New partnership to help SC seniors access healthcare in rural, underserved areas
COLUMBIA, S.C. (WCSC) - A new partnership could help thousands of seniors across South Carolina access healthcare.
It comes at a time when healthcare leaders say telehealth, which became more popular than ever during the pandemic, is here to stay.
Within about the next decade, a quarter of South Carolina’s population will be 65 and older, according to the state’s Department on Aging.
State leaders are working to ensure those seniors are able to access healthcare, especially in rural and underserved parts of South Carolina.
“To know that our doctors and physicians and the power behind the technology care about every single one of our rural family members, who are in deserts where there are hospitals closing, where doctors’ offices and doctors aren’t there for those family members during those critical times,” Rep. Mark Smith (R – Berkeley) said.
The partnership between the South Carolina Department on Aging and the nonprofit Palmetto Care Connections will put telehealth carts in 18 senior centers and councils on aging across the state.
Using these carts, staff at the centers will be able to assist seniors with telehealth visits with their primary and specialty care doctors without needing to physically be in the doctor’s office.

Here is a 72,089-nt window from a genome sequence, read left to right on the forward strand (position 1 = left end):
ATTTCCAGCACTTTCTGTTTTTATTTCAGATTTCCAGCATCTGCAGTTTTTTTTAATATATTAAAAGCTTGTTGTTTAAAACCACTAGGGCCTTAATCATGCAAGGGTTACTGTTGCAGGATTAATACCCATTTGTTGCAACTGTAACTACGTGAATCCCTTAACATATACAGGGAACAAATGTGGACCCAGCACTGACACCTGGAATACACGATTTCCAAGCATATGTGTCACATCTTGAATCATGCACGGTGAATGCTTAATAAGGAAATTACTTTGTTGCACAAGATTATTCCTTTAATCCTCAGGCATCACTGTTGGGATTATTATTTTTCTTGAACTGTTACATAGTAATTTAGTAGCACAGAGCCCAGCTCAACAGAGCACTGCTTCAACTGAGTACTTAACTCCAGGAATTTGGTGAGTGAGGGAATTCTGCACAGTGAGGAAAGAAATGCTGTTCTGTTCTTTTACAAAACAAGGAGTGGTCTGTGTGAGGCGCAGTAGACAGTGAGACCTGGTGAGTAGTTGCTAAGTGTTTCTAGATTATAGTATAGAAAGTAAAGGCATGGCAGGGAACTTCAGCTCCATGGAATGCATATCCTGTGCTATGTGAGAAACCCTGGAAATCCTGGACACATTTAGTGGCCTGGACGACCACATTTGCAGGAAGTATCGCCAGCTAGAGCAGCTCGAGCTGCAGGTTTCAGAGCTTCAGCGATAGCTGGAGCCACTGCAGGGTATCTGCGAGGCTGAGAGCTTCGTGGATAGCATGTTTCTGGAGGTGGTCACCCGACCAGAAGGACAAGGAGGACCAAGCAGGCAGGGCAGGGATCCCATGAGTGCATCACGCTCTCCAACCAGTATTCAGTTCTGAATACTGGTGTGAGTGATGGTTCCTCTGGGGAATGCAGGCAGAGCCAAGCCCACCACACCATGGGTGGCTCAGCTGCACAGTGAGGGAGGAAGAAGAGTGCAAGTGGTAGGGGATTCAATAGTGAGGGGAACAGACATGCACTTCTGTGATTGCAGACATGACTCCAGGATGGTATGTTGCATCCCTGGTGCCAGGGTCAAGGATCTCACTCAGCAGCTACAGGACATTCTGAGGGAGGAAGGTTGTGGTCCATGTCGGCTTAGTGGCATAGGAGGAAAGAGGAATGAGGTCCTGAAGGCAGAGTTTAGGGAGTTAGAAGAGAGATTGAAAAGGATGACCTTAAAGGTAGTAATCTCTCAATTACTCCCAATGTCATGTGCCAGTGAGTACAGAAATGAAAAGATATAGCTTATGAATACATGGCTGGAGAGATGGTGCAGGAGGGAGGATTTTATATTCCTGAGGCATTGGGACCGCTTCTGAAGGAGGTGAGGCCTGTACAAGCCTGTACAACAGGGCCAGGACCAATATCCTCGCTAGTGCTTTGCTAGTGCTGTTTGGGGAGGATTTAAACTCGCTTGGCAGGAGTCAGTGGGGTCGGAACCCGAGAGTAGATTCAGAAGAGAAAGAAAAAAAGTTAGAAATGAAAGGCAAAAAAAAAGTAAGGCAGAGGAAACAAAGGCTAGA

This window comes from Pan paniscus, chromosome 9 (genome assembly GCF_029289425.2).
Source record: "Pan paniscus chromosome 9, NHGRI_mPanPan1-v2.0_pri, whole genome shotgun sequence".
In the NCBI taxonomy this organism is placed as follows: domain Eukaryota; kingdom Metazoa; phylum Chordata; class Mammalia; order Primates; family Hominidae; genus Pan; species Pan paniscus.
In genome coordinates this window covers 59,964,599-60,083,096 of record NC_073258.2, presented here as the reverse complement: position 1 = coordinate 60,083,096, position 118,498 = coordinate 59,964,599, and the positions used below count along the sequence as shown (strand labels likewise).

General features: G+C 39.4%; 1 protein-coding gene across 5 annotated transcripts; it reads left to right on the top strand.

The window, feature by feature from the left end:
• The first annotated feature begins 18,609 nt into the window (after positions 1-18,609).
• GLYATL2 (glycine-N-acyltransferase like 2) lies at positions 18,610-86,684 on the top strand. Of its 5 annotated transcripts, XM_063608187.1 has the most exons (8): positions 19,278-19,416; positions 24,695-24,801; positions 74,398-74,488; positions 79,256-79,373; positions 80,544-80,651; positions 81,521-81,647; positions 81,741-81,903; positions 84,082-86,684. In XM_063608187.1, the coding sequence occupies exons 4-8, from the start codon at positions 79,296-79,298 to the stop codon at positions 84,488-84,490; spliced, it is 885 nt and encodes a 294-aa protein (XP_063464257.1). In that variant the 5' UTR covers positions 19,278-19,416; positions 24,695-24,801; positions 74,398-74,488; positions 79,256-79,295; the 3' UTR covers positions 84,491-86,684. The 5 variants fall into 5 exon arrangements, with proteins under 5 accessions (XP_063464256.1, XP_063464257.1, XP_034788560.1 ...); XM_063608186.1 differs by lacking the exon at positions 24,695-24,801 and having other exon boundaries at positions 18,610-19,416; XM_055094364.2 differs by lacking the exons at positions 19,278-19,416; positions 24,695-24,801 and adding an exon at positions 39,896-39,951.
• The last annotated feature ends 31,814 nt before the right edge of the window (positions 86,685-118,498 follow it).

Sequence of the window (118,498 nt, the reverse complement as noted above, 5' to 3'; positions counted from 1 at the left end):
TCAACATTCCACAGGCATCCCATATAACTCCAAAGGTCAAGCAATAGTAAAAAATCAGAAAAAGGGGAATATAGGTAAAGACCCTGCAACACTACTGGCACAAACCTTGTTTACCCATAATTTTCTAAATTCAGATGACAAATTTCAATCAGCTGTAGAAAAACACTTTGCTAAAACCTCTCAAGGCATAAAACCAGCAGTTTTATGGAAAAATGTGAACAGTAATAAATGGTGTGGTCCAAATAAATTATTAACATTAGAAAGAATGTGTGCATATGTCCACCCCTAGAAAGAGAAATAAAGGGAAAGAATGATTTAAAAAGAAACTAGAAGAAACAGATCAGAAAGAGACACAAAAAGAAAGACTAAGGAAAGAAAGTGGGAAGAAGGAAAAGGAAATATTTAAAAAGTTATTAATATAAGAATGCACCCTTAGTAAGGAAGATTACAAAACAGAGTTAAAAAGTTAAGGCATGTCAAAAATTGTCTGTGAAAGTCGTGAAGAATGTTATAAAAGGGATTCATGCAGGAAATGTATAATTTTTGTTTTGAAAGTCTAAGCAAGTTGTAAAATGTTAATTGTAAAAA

“It’ll cut down on the risk of being exposed to other illnesses and the travel time it takes to get to other specialists, so we’re very, very excited about this opportunity,” Department on Aging Director Connie Munn said.
These carts have been available since 2021 through a pilot program in Allendale, Bamberg, and Barnwell counties.
Now money from the federal government will allow them to bring this access to 18 offices in 14 new counties across the state: Cherokee, Chesterfield, Dillon, Georgetown, Greenwood, Hampton, Lee, Marion, Marlboro, McCormick, Orangeburg, Oconee, Sumter, and Williamsburg.
Palmetto Care Connections CEO Kathy Schwarting said out of the nearly 150 offices on aging across the state, they selected rural locations with some of South Carolina’s highest health disparities.
Eventually, they want to make these carts available at every office in all 46 counties.
“The ultimate goal is that a senior would be able to do a telehealth visit from home with a device that they have an internet service that they have. So this is sort of like an intermediary until we can get internet in all of the homes,” Schwarting said.
The Department on Aging said most seniors in the state are on Medicare, which it said does a good job covering telehealth visits. When the legislature returns to Columbia at the start of next year, Munn said the department will push to ensure private insurance covers more of these visits as well.
While the money for this expansion came from the federal government, Munn and Schwarting said the state legislature has played a huge role in promoting telehealth and laying the foundation that made Monday’s announcement possible.
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